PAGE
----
Thursday, Oct. 13
• “Anna Fariello is an associate professor at Western Carolina University where she is director of and spearheaded the Craft Revival Project, an online directory of the historic Craft Revival and its impact on Western North Carolina,” reads a Facebook page for her upcoming appearance at American Craft Week. “Her lecture will examine how academic disciplines and cultural institutions have assigned meaning to expressive objects over time. The talk is derived from the speaker’s written chapter, “Regarding the History of Objects” in Objects and Meaning, a book she co-edited. The talk challenges today’s art world vision of the arts and is sure to spark a lively debate.” Held at Haywood Community College’s Charles Beal Auditorium, 185 Freedlander Drive, Clyde. Info: firstname.lastname@example.org. 4-6 p.m. Free.
• “The Pulp Lounge will be the new place to be for comedians and supporters of the rapidly growing local comedy scene,” reads a press release for the new Slice of Life Comedy open mic. “Slice of Life, a destination comedy venue, will be attracting comedians from all over the region with the option of having professional videos taken of their set. There will also be experienced photographers snapping headshots throughout the evening. After being contacted by the Orange Peel to start a weekly comedy room at the Pulp, [local comedian Kelly Rowland] paired up with Michele Scheve to present Slice of Life, the first booked comedy open mic in Asheville. Scheve, creator and longtime parody writer for The Asheville Disclaimer, has put her experience into this new venture. ‘Knowing the comedy scene that already exists in this town created a special interest for Kelly and me to not let this new venue be just one more open mic,’ says Scheve. ‘We already have several comedy rooms that fill the needs of our growing scene and offer unique environments. Our goal with this new venue is to not eclipse the other comedy venues but instead provide a supportive and unique new platform that enriches all of the hard working comedians in the Asheville and surrounding areas.’” 103 Hilliard Ave., below the Orange Peel. 8:30 p.m. $7 includes membership to PULP.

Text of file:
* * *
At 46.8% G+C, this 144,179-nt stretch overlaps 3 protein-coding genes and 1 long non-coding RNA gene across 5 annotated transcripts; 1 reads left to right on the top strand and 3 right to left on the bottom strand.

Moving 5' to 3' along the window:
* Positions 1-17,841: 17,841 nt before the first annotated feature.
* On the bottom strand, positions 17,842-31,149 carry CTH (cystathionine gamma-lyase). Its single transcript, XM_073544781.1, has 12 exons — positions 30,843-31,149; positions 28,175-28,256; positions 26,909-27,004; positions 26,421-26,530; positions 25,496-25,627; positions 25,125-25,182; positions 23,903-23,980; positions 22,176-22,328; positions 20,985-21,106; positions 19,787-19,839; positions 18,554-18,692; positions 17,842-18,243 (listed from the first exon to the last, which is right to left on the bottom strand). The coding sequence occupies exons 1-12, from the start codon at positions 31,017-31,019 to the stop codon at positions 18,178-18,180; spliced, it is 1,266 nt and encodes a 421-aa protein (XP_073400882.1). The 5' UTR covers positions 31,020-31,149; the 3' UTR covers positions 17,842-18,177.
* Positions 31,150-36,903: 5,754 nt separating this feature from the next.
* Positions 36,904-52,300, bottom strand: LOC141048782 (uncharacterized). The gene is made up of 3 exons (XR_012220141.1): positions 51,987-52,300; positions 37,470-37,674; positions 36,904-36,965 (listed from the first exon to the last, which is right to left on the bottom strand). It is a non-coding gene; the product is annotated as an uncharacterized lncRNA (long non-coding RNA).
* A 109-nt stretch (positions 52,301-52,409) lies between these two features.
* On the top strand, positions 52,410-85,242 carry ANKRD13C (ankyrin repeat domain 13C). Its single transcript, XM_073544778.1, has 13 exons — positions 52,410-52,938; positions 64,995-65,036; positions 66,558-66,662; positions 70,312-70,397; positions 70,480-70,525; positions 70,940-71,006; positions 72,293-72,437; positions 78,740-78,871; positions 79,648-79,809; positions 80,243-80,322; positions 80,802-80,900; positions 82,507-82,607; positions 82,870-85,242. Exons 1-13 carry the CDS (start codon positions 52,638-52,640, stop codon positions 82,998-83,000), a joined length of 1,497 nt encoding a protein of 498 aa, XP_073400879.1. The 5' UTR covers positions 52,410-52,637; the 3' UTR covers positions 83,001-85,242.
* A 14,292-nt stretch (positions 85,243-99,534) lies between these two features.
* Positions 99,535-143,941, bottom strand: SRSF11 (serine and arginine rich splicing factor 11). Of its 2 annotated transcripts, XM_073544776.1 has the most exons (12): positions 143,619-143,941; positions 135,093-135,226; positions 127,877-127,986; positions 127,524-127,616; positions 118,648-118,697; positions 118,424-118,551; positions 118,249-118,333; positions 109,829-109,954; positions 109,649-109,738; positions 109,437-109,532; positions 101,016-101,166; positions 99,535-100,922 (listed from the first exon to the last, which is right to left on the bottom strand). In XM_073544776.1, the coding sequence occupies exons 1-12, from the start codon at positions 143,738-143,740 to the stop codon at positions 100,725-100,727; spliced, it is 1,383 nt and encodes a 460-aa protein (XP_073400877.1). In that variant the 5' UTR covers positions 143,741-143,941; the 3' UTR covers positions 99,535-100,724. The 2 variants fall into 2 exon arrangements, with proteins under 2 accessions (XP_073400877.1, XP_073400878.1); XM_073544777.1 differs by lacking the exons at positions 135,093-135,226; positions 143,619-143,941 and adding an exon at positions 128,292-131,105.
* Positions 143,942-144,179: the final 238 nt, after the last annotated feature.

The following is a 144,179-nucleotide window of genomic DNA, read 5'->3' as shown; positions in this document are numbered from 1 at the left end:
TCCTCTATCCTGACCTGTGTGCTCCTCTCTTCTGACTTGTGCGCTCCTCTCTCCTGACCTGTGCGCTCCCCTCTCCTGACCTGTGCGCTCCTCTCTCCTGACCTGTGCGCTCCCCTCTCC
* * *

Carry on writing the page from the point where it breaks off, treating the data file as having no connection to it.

Friday, Oct. 14
• We’ve said it before, and we’ll say it again: this band is worth checking out for the name alone. Spicy Moustache and the Flavor Saviors are self-described “funk-hop” and “soul rock,” and the Asheville 10-piece’s Facebook asks, “Who wants to get funked up?” If you answered yes, check them out at The Garage at Biltmore (101 Fairview Road, 505-2663). 10 p.m. $5.
• Embrace your inner child at the Autumn Rails All Scales model train show, featuring 26,000 square feet of model and toy trains, hobby and collectable vendors, clinics and operating model railroads, door prizes and more. Held at the WNC Agricultural Center, 1301 Fanning Bridge Road in Fletcher. Fri., 1-7 p.m. & Sat., 9 a.m.-3 p.m. $6/Free for children under 12 and scouts in uniform.
• Local musician/gear guru Matthew Sherwood has long been the local go-to for repairing recording equipment and musical instruments. This weekend, the former Strike Anywhere guitarist and current member of Cobra Horse celebrates the grand opening of his public shop, Sherwood’s Music, with a party, featuring performances by Electric Owls, Curtains and Ice Cream. 180 Patton Ave. 7 p.m. Free.
• “It’s that time again,” begins a press release for Elvet Velvis, “that time when it is our bounden duty to cast off our quotidian cares, set aside our worries for the future, put the diet off until tomorrow, and go out and indulge in some good, greasy rock ‘n’ roll party music. As many of you know, Albert, Chris, Dennis and Dave spent much of the summer slaving away over a hot mixing board. Now we are ready once again to unleash the roiling sonic gallimaufry that is Elvet Velvis. No, really, where else are you going to hear a band that covers Grand Funk Railroad and Gillian Welch? That provides a musical setting wherein Dennis’ kamikaze guitar wackitude blissfully coexists with Chris’s too-cool-for-school bluesiness? Where Albert’s crack-of-doom kick drum punctuates the wandering-large-wild-animal rumble of Dave’s bass? Yes, all this, and ‘singing,’ too.” The band plays the Boiler Room (11 Grove Street, 505-1612) with Zack Whittaker. 9 p.m.